Etymology
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contravene (v.)

1560s, of persons, "to transgress," from French contravenir "to transgress, decline, depart," from Late Latin contravenire "to come against, oppose," in Medieval Latin "to transgress, break (a law)," from Latin contra "against" (see contra (prep., adv.)) + venire "to come" (from PIE root *gwa- "to go, come"). Of actions or things, "come or be in conflict with," 1660s. Related: Contravened; contravening.

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souvenir (n.)

1775, "a remembrance or memory," from French souvenir (12c.), from Old French noun use of souvenir (v.) "to remember, come to mind," from Latin subvenire "come to mind," from sub "up from below" (see sub-) + venire "to come," from a suffixed form of PIE root *gwa- "to go, come." Meaning "token of remembrance, memento" is first recorded 1782.

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intervenient (adj.)

c. 1600, from Latin intervenientem (nominative interveniens), present participle of intervenire "to come between, interrupt," from inter "between" (see inter-) + venire "to come," from a suffixed form of PIE root *gwa- "to go, come." Related: Interveniently.

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intercession (n.)

early 15c., "act of interceding;" c. 1500, "intercessory prayer, a pleading on behalf of oneself or another," from Latin intercessionem (nominative intercessio) "a going between, coming between, mediation," noun of action from past participle stem of intercedere "intervene, come between, be between" (in Medieval Latin "to interpose on someone's behalf;" see intercede). The sense "pleading on behalf of another" developed in Christianity.

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proceed (v.)

late 14c., proceden, "to go, go on, move in a certain direction, go about one's business," also "to emanate from, result from; to issue or come, as from an origin or course," from Old French proceder (13c., Modern French procéder) and directly from Latin procedere (past participle processus) "go before, go forward, advance, make progress; come forward," from pro "forward" (from PIE root *per- (1) "forward") + cedere "to go" (from PIE root *ked- "to go, yield"). Related: Proceeded; proceeding.

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pitch-and-toss (n.)

1810, from pitch (v.1) + toss (v.).

A game in which the players pitch coins at a mark, that one whose coin lies nearest to the mark having the privilege of tossing up all the coins together and retaining all the coins that come down " head " up. The next nearest player tosses those that are left, and retains all that come down "head" up, and so on until the coins are all gone. [Century Dictionary]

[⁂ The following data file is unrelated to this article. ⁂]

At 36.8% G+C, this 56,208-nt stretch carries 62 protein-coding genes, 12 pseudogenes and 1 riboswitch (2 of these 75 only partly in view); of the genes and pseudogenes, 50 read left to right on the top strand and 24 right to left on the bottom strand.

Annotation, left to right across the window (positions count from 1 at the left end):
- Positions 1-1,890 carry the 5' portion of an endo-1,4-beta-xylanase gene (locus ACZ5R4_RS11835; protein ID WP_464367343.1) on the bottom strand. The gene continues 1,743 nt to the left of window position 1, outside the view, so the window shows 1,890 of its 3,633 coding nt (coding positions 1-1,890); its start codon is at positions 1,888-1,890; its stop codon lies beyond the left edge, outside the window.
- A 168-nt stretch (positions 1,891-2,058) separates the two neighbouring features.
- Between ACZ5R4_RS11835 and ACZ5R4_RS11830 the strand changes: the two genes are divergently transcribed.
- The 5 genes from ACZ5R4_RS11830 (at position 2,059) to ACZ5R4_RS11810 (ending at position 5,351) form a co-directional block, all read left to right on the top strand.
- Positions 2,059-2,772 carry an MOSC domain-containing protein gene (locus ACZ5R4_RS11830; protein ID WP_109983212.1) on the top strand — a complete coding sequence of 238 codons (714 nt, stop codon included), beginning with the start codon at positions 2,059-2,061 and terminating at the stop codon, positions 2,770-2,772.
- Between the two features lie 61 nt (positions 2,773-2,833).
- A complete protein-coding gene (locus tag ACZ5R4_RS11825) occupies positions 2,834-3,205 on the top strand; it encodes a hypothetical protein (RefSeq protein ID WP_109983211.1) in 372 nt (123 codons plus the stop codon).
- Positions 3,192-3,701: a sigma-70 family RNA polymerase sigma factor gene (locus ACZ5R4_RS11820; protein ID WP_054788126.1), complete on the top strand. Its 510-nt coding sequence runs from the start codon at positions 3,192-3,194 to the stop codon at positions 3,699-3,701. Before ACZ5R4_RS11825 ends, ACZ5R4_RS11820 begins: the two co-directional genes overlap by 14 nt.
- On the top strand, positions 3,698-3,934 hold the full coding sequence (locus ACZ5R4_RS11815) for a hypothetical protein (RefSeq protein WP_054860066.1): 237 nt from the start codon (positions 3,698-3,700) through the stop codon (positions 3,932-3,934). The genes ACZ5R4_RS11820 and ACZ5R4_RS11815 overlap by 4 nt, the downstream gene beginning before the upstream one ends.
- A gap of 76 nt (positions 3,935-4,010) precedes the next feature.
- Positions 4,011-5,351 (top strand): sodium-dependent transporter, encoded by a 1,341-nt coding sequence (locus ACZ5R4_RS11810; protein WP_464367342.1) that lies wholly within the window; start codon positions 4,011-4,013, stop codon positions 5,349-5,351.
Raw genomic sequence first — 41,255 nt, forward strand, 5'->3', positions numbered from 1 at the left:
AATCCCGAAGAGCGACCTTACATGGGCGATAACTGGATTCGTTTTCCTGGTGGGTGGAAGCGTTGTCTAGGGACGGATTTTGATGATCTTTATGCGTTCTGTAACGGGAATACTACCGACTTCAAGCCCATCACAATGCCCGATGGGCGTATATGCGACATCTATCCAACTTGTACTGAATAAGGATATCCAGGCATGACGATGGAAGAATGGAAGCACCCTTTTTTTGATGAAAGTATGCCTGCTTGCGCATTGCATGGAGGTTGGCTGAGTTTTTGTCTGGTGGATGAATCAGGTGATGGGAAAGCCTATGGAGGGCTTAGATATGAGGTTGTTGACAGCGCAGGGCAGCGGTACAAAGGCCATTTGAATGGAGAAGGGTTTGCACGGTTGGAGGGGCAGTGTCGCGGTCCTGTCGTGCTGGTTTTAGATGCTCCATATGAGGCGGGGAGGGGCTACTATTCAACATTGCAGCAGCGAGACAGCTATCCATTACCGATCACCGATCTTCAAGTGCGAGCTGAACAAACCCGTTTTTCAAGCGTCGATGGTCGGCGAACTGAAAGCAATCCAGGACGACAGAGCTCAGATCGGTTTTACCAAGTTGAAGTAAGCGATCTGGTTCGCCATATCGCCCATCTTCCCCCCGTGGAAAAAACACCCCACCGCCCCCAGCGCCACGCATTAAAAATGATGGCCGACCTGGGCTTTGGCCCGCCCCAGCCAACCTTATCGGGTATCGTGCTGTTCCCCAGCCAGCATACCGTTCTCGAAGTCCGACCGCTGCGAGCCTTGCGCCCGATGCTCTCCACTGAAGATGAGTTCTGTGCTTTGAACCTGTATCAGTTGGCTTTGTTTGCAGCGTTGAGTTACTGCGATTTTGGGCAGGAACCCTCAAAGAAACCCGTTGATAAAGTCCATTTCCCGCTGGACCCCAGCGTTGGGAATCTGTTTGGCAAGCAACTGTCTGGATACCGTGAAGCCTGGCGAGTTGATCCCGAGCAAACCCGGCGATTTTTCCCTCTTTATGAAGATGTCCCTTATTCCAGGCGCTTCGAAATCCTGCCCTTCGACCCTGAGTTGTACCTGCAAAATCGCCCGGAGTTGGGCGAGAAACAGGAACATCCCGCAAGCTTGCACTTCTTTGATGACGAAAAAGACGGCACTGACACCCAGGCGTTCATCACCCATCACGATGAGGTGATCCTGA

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appear (v.)

late 13c., "come into view," from stem of Old French aparoir, aperer "appear, come to light, come forth" (12c., Modern French apparoir), from Latin apparere "to appear, come in sight, make an appearance," from ad "to" (see ad-) + parere "to come forth, be visible; submit, obey," which is of uncertain origin; de Vaan says from a PIE *prh-o- "providing."

Of persons, "present oneself," late 14c. The meaning "seem, have a certain appearance" is late 14c. Related: Appeared; appearing.

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approach (v.)

c. 1300, "to go or come near" in place; by late 14c. as "come near" in time, also "come near in quality or character, resemble, become similar," from Anglo-French approcher, Old French aprochier "come closer" (12c., Modern French approcher), from Late Latin appropiare, adpropiare "go nearer to," from Latin ad "to" (see ad-) + Late Latin propiare "come nearer," comparative of Latin prope "near" (see propinquity). Replaced Old English neahlæcan.

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overtake (v.)

"to come up to, catch up with, catch in pursuit," early 13c., from over- + take (v.). According to OED, originally "the running down and catching of a fugitive or beast of chase"; the editors find the sense of over- in this word "not so clear." The meaning "take by surprise, come on unexpectedly" (of storms, night, misfortune) is from late 14c. Related: Overtaken; overtaking. Old English had oferniman "to take away, carry off, seize, ravish."

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provenance (n.)

"origin, source or quarter from which anything comes," 1785, from French provenance "origin, production," from provenant, present participle of provenir "come forth, arise, originate," from Latin provenire "come forth, originate, appear, arise," from pro "forth" (see pro-) + venire "to come" (from a suffixed form of PIE root *gwa- "to go, come"). Often in italics well into 19c.; the English form is provenience.

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